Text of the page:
“ The Tissington Trail runs from Ashbourne to Parsley Hay. It was set up by the Peak National Park and covers a scenic route of 13 miles in length. „
On our recent camping holiday to the Peak District we decided to do the Tissington Trail. My fiancé has always loved walking and before I had the boys I had started to enjoy a good walk but now we have the boys who are only three and a half and twenty two months going on a long walk is difficult having the pushchair. The Tissington trail is a disused railway line so it makes it perfect for pushchairs and wheelchairs. History: The Tissington Trail is part of what was the Buxton to Ashbourne railway line. It was built by LNWR and opened in 1899, it was of the last railways to be built in the Peak District. But unfortunately like many small lines it closed in 1960. Eleven years later it was opened as the Tissington Trail for the public to use and enjoy. The nice thing about this trail is it was an experiment to see if using a disused railway bed would work in this way and because of the success of this trail we can be thankful that there are many more disused railways preserved in this way. This trail is linked to the High Peak trail as well. The great thing about this trail is it is free and can be enjoyed by everyone; walkers, cyclists and horse riders and you won't be disturbed by the modern day traffic. As we were staying at a camp site just off the high peak trail where it joins the Tissington trail we decided to get a bus to Tissington and walk back to the camp which is in Hurdlow. So we didn't do the entire trail but most of it and we had a fair walk to the bus stop before hand. I do like walking but around twelve miles is pushing me. Tissington: We started in the beautiful small village of Tissington. The village seemed very quiet and peaceful with lime trees and grass verges. It is certainly a village that is unspoilt and is well known for its well dressing. As we walked through the village we did stop and look at two of its wells and enjoyed the pond. A very generous lady who was feeding the ducks with her daughter offered my eldest son some of their bread to feed the ducks too, he did really enjoy this. As well as ducks the pond had some good size fish bobbing up and down much to my son's amusement. We then followed the signs through the village to join onto the Tissington trail. Here there is a large car park and many picnic benches. The track: Arriving onto the track you soon get used to the feel on foot of a gravelly track, it is very easy to walk on and is relatively flat so having the pushchair was not a problem. The track itself is fairly wide allowing bikes to pass you nicely while you continue to walk on. Reading a leaflet on the Trail I must point out it does say there is relatively steep incline at the southern end of the trail but as we missed this small part I can't comment on it. The rest of the trail is pretty much flat though. The Tissington trail might not have the fascinating tunnels and viaducts like the Monsal but the views for the Tissington are magnificent. At one point of the trail you are elevated giving you some fantastic views around you. The views change over from your right to your left as the old railway line moves sides from the road. There are also some lovely bridges along the trial which I enjoyed looking at. I have always had a fascination with old railways that are no longer in use so really enjoyed walking this trail. Resting Points: Throughout the trail there are points which have seating allowing you to have a rest. There are also a few points were you are able to get refreshments. One thing you might also find useful is a map of the Tissington Trail at various points along the trail telling you where you are, how far you have to go to the next refreshment stop or named place. Towards the end I found myself struggling and looking how far I had left to do was a little disheartening! At the Riverdale there is a sign for the 'Stable Cafe' taking you slightly off the actual trail. After Tissington you arrive at Alsop where there is a small car park. Favourite Part: My favourite stop on the trail was at Hartington, well it is a mile from the actual village but there is sign to lead you to the village off the trail. At the Hartington stop there is a car park, some toilets and a few picnic benches. The toilets are ok and quite clean. We did make a stop here for the toilet and to have a look and admire the signal box that remains there. The signal box looks in great condition from the outside and peeking inside you can see the signal leavers are still inside. It was great to see one up close and of course we had to take a few pictures of us next to it! It is certainly a big plus on this trail for me. I have been told during the summer months it is actual open on a Saturday and Sunday as an information point. For us it was a Wednesday so it was shut up. Parsley Hay: The last stop on the trail before it links to the High Peak trail is at Parsley Hay. There is a circle hire here which seems to be very popular especially as it is right on the actual trail. There are also some toilets, an information centre and a refreshments hut with a lot of picnic benches to sit on. We did grab something from the refreshments hut as our supplies had ran out. They sold hot and cold drinks, hot food like bacon butties and flapjacks and ice creams. I got a small hot chocolate which cost £1.40 we also got a large piece of chocolate Tiffin for £1.50 and a raspberry lolly for my son for 80 pence. The hot food looked decent when we saw it coming out and looked a decent size. This point was very busy but that could be because of the cycle hire been positioned here. Length of time: This trail seems to be a firm favourite with cyclists and we as walkers seemed to be in the minority. This may be because some people find the Tissington tail to be the least exciting compared to the Monsal trail with the tunnels in the Peak District. At thirteen miles it shouldn't take you to long to do both ways on a bike. For us walking and only doing one way and making stops for lunch and snacks it took us four hours and forty five minutes. I was very tired at the end of it and although it is very flat I would say it isn't for the faint hearted. There isn't any need for maps as the trail is well sign posted so you won't get lost! Our opinion: As there are many access points with car parks it allows you to join the Tissington Trail at many points which is great as you can do as much or as little of the trail as you feel you can manage. Taking in the country air and the views and wildlife it is certain to please all people. My eldest son managed to walk a little of it before retiring to the Phil and Ted double pushchair whilst my youngest son remained in the pushchair for the whole walk. It was lovely to be able to let my son go and not be worried of traffic. He loved looking at all the wildlife along the trail and he was very happy when we found some raspberry canes. He enjoyed a couple of raspberries before moving on. He loved the idea that a train used to come along these tracks and we found ourselves walking in a line as he was up front being the train hooting as he walked. As for my fiancé who is a keen walking and has done some big walks in the past it was a little boring. He enjoys trekking up big hills rather than flat walking but he enjoyed the experience as a family. I would say I really enjoyed it but found I was very tired at the end of it. I would highly recommend you have a go at least some of the trail it is lovely.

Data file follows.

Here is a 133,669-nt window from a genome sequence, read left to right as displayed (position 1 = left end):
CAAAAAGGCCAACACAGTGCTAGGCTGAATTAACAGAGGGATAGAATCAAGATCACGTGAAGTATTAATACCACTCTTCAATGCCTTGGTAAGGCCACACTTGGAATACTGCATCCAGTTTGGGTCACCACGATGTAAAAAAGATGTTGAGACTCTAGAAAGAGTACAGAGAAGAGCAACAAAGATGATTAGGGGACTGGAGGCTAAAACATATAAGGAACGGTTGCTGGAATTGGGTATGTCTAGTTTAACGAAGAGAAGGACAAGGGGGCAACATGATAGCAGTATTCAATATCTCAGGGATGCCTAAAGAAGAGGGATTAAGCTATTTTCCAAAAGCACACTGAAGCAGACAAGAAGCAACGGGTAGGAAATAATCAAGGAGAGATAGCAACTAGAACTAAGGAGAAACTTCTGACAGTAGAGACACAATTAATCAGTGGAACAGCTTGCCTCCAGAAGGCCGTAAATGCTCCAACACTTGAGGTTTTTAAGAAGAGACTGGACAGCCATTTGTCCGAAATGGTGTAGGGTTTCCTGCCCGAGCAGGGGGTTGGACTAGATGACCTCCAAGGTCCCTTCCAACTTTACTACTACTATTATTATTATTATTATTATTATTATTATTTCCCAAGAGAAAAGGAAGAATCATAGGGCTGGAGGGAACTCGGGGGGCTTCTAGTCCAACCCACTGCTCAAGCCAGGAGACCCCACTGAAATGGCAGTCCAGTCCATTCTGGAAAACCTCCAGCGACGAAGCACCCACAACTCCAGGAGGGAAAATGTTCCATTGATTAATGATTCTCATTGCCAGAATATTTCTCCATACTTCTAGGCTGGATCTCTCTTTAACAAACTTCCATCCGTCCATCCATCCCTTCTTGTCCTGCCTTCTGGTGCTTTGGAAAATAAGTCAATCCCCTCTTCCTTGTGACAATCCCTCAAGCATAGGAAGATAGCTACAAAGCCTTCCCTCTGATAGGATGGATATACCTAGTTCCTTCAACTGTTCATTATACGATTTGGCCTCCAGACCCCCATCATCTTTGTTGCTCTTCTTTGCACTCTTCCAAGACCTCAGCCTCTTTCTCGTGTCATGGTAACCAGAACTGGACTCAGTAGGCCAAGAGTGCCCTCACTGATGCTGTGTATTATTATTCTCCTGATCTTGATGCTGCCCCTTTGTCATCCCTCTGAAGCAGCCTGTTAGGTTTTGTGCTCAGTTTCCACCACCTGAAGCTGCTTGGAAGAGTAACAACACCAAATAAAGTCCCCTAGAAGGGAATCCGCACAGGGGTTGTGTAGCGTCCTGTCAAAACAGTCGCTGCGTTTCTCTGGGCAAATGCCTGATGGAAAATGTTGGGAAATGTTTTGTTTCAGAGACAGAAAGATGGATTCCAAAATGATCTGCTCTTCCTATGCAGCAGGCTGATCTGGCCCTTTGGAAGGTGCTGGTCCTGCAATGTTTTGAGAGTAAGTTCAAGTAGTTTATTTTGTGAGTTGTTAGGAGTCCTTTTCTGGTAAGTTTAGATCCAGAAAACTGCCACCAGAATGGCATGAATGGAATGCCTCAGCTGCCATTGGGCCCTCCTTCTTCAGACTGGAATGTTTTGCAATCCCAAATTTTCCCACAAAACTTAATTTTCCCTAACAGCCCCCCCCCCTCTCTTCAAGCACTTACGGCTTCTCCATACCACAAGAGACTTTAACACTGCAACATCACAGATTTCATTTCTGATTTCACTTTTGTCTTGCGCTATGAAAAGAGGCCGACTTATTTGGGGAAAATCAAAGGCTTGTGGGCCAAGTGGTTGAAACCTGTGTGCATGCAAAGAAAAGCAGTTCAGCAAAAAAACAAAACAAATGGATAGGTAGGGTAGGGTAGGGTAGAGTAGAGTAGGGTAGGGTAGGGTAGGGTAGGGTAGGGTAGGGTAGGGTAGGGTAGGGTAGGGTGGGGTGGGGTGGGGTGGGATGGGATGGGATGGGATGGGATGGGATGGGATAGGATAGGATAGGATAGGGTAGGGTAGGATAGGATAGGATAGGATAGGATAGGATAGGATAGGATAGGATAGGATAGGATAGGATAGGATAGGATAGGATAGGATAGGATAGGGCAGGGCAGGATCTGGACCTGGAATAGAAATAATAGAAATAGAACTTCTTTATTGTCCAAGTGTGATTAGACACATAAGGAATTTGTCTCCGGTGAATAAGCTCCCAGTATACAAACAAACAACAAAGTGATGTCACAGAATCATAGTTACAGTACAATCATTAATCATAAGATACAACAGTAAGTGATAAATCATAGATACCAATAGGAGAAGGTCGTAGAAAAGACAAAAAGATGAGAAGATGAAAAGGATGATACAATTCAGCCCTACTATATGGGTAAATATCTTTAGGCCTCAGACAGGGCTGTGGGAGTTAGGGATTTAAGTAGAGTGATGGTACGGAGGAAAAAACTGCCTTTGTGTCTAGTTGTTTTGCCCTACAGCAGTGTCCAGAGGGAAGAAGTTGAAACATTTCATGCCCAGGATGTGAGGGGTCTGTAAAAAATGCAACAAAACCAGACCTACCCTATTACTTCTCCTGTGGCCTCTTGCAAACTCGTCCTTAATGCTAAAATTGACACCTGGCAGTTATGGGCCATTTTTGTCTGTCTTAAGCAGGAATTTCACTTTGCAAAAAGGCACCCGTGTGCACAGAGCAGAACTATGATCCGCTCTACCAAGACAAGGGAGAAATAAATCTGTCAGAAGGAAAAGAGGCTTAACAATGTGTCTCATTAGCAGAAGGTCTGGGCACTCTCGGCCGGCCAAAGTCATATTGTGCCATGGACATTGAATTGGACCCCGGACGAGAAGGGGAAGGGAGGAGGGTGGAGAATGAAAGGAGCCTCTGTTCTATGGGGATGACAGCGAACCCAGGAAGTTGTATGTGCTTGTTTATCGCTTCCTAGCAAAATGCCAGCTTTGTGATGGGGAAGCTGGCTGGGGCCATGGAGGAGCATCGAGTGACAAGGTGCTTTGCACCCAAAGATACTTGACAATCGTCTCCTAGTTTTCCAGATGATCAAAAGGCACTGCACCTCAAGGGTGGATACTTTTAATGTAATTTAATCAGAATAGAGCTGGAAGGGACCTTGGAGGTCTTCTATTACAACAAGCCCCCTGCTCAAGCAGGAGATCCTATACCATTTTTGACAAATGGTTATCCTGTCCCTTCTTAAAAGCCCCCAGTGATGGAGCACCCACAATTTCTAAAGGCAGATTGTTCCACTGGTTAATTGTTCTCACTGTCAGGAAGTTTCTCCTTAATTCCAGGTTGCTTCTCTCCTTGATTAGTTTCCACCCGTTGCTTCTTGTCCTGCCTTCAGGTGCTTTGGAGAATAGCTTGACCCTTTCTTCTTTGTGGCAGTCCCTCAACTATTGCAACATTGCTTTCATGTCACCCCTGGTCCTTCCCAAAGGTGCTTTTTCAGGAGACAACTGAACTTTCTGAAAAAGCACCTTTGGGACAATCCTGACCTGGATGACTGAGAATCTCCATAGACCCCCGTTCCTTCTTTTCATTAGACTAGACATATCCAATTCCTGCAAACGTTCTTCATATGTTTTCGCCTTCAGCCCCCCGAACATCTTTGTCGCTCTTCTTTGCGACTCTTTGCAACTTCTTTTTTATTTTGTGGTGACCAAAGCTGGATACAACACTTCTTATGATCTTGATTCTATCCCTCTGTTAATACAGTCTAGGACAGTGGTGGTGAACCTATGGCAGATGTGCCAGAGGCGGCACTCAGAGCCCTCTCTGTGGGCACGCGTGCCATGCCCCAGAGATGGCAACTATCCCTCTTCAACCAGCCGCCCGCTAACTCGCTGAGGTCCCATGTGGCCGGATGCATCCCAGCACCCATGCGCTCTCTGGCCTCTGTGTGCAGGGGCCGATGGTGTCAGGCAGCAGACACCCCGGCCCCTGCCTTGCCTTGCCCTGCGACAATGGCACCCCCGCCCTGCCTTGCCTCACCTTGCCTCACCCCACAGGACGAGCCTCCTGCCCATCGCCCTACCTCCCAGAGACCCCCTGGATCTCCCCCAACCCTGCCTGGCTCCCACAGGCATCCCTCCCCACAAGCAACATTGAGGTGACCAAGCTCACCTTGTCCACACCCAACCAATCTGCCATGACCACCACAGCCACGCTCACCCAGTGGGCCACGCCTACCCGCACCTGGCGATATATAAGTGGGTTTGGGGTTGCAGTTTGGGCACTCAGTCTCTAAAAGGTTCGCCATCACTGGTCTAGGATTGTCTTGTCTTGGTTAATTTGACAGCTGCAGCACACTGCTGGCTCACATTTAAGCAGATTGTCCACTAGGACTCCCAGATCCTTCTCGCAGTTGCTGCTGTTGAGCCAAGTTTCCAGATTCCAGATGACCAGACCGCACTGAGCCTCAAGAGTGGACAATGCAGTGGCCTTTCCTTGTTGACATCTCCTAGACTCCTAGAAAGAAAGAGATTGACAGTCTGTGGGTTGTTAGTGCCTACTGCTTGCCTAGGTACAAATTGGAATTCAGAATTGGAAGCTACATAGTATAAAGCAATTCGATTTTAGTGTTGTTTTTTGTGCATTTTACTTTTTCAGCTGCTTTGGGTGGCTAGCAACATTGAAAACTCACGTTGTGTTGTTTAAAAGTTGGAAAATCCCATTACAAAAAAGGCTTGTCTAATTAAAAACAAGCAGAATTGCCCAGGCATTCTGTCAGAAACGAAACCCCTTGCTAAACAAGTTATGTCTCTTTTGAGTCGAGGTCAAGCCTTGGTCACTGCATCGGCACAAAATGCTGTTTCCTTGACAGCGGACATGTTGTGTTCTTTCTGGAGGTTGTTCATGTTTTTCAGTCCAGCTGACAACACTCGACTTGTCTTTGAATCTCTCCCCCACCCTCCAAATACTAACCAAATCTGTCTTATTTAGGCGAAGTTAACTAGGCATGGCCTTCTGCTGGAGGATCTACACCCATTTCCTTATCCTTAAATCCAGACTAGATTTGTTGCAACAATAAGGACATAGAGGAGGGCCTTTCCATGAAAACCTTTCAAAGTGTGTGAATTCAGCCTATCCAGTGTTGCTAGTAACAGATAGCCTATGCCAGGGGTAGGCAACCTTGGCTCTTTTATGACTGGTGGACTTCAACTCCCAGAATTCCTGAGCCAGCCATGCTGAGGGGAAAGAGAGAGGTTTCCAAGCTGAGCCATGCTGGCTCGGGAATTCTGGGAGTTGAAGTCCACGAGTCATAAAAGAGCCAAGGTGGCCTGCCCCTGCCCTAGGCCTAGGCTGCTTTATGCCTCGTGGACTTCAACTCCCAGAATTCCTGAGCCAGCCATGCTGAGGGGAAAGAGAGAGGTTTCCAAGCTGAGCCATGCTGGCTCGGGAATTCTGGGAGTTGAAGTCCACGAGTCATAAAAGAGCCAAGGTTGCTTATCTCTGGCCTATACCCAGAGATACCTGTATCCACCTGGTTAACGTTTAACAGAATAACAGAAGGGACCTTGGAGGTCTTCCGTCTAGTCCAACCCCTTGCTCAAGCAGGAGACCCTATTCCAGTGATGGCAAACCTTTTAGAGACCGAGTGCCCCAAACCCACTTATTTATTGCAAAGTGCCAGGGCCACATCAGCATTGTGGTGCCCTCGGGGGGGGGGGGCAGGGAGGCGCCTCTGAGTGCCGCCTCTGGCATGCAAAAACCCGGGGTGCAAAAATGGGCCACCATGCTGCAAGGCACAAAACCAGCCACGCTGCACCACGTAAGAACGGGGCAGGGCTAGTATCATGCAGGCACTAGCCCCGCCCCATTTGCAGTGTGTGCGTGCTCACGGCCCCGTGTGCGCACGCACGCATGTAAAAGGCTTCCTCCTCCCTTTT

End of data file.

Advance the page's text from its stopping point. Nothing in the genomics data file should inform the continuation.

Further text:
****History**** The Tissington railway was one of the last Victorian railways - opening in 1899. It supplied milk to London and there were several quarries that opened up along the track sending limestone to the industrial areas. The railway closed in 1967 and the trail was opened shortly after. Unfortunately, the Tissington Trail does not cover the whole length of the original railway - it consists of 13.5 miles from Parsley Hay to Ashbourne. ****Getting there**** The Tissington trail starts (or ends if you are coming the other way) in Parsley Hay. To get there you need to take the A515 Buxton to Ashbourne road and then turn off on the B5055. Follow the tourist cycle sign and you will arrive at the start of the Tissington Trail. ****Start of the trail**** At the start of the trail there are some small outbuildings consisting of a cafe and food outlet, a cycle hire shop, cycling acessories shop, outside seating and public toilets. My partner and I stumbled across this place whilst searching for bike hire in the Peak District. Having never been to the Peak District before it was a real fluke finding such an idylic location. Unfortunately we could not take our bikes and decided to hire some. The cost was £11 for four hours, or £22 for the day. We only wanted a quick hack so opted for the four hours. To start with I thought that £11 per bike (plus a £20 deposit) was quite steep. But then again, I was expecting a real piece of junk that was unloved and had been treated badly and poorly maintained. You know, the sort of bike where it jumps out of gear, the brakes don't work, the frame is rusty, the wheels are buckled etc etc. What we actually received was quite the opposite - an excellently prepared and maintained Claud Butler with full front suspension. Parsley Hay sits on the point where the Tissington Trail meets the High Peak Trail. Having never been to the Peaks before we were undecided which Trail to take. It was time to select a trail using the most scientific way we could think of - tossing a coin. Some would have looked at the length of the trails, some would have seen what is on offer along each trail but we just tossed a coin. The coin spun in the air and landed Tails. The Tissington it was. ****The Tissington Trail today**** As mentioned before the Tissington Trail runs from Parsley Hay to Ashbourne. Along the way there is: Hartington Station - 2 miles from Parsley Hay Alsop en le Dale - 7 miles from Parsley Hay Tissington - 10 miles from Parsley Hay Thorpe - 11.5 miles from Parsley Hay Mapleton Lane - 13.5 miles from Parsley Hay The signal box at Hartington Station has been preserved and it is possible to go in and see how it worked. We didn't bother since we were too keen to go for a hack. It is one regret I have but I definitely will be going back to take a look. A disadvantage of the Tissington trail is that you go to the end (or stop at a point inbetween) and back again. It is not a circular route. It is possible to make it a circular route by adding off road trails to different sections of the trail. Unfortunately we did not have an ordance survey map to make a circular route. I can only imagine that going off the beaten track will be hard core and quite technical - something I am not yet good enough, or fit enough for. ****The experience**** Driving to Parsley Hay I was starting to get quite apprehensive. On the way we were driving up dale and down vale. We were stuck amongst undulating (but very steep) hills with significant drops either side. Don't get me wrong - the scenery was absolutely breath taking and I never realised how beautiful the Peaks are. However, it is total contrast to flat Norfolk and I thought that there was no way my fitness levels are up to the standard required for scaling these hills. It is a haven for both cyclists and motorcyclists alike. I can see why for the motorcycles due to a mixture of long sweeping bends and tight hairpin style turns, the change in contours - hills, valleys, flats, the open moorland and the quaint villages. It all adds up to an awesome ride - and one that I will definitely be doing in the future. However, for cyclists? I guess some people's thing is exerting them selves and pushing them selves to the limit. Unfortunately, this is not my idea of fun. Riding up steep inclines that are miles long and then going even higher .................... However, I do take my hat off to those guys I saw riding. Super fit is not the phrase. Back to the trail - I thought that the trail would be like the road in that we would have steep incline after incline and then a small descent etc. "this is going to be one short ride" I thought. We started off along the trail. The ground was flat, hard and stony. Without even thinking, "It's weird you know. All these undulating and steep hills and this trail is flatter than Norfolk. I can't understand it" I blurted out to my other half. She looked at me in disbelief and then I realised what I had just said. "How many trains have you seen that travel up and down hills? Usually the track carves it's way through a valley" The reply was harsh but fair. I laughed it off but felt so stupid it was unbelievable. We carried on along the trail taking in the amazing scenery, undulating hills, stone walls, wild life etc. and to add to the experience there was even the stench of sheep. ****Other users**** The cyclists vary from those that are super keen and all "lycra'd" up to the young families just out for a leisurely ride, and everything in between. This can make the cycling a bit dangerous......... Avoiding parents dragging along the toddlers enclosure, the parents with the adult/child tandem, the young children wobbling all over the place, the senior citizens barely riding at walking pace make this trail a challenge. There are trail rules and most users stick to them. Due to the narrowness you are expected to move over to the left and in single file when passing oncoming users. When overtaking slower riders or ramblers you are meant to use the bell to let them know to pull over. I actually think this is quite rude - and other users do too. Many ignore the bells and instead wait for you to ask them to move over. As with everday life there are little spats between ramblers and cyclists and cyclists and horse riders - and even cyclists and cyclists. This is a real shame since it ruins the experience for everyone. Examples I found were a large group of ramblers with dogs taking up the whole width of the path. These ignorant people carried on walking and foerced us off our bikes and in to the hedge - not even a word of thanks was muttered. On the other hand though I did see many cyclists that remained three abreast forcing ramblers in to the hedge. We did the trail 2 Sundays ago - and I can only assume that it will get busier as the season goes on. I can only guess that this is the time to avoid the trail. ****Time trailing**** Personally I think that the Tissington Trail would be an excellent time trialing route - if there weren't the volume of users. I assume that this can only be done 'out of season'. The volume and differing skills of the users makes time trialing and any speed riding dangerous. The Tissington trail is for a leisurely ride only. ****Conclusion**** If you are a super keen mountain bike rider who enjoys highly technical and challenging riding then the Tissington trail is not for you. You would be better off coming to Norfolk and battling with our 'flat' landscape. If you are a fast rider who enjoys time trialing then the Tissington Trail is not for you. If you want something to do, or somewhere to take the children, and enjoy a nice, leisurely ride in beautiful scenery with undulating hills and stone walls and farm animals then the Tissington Trail is for you. It is highly recommended. It is a very enjoyable ride and one that I will be doing again. However, I will wait till after the season and the crowds have gone home to really get the most out of it.